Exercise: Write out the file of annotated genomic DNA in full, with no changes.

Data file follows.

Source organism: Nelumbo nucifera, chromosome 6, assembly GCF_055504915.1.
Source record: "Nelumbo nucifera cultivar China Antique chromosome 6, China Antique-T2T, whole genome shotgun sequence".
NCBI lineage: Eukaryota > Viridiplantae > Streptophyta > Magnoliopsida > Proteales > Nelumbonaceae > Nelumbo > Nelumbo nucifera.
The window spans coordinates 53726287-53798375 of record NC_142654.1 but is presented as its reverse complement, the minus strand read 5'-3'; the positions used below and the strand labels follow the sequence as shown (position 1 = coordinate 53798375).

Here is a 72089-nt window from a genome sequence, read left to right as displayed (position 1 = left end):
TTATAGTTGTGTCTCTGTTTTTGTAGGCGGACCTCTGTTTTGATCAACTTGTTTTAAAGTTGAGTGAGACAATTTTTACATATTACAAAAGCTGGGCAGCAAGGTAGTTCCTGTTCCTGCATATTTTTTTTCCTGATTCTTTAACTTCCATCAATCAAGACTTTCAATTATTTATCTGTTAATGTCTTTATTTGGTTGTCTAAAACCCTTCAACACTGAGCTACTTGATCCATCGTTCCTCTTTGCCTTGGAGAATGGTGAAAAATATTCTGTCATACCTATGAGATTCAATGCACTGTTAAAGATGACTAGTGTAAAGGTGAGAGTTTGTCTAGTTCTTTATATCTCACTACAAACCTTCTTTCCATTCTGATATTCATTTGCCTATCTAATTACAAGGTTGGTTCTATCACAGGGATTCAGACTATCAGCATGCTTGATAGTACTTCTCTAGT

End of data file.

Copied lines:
Source organism: Nelumbo nucifera, chromosome 6, assembly GCF_055504915.1.
Source record: "Nelumbo nucifera cultivar China Antique chromosome 6, China Antique-T2T, whole genome shotgun sequence".
NCBI lineage: Eukaryota > Viridiplantae > Streptophyta > Magnoliopsida > Proteales > Nelumbonaceae > Nelumbo > Nelumbo nucifera.
The window spans coordinates 53726287-53798375 of record NC_142654.1 but is presented as its reverse complement, the minus strand read 5'-3'; the positions used below and the strand labels follow the sequence as shown (position 1 = coordinate 53798375).

Here is a 72089-nt window from a genome sequence, read left to right as displayed (position 1 = left end):
TTATAGTTGTGTCTCTGTTTTTGTAGGCGGACCTCTGTTTTGATCAACTTGTTTTAAAGTTGAGTGAGACAATTTTTACATATTACAAAAGCTGGGCAGCAAGGTAGTTCCTGTTCCTGCATATTTTTTTTCCTGATTCTTTAACTTCCATCAATCAAGACTTTCAATTATTTATCTGTTAATGTCTTTATTTGGTTGTCTAAAACCCTTCAACACTGAGCTACTTGATCCATCGTTCCTCTTTGCCTTGGAGAATGGTGAAAAATATTCTGTCATACCTATGAGATTCAATGCACTGTTAAAGATGACTAGTGTAAAGGTGAGAGTTTGTCTAGTTCTTTATATCTCACTACAAACCTTCTTTCCATTCTGATATTCATTTGCCTATCTAATTACAAGGTTGGTTCTATCACAGGGATTCAGACTATCAGCATGCTTGATAGTACTTCTCTAGT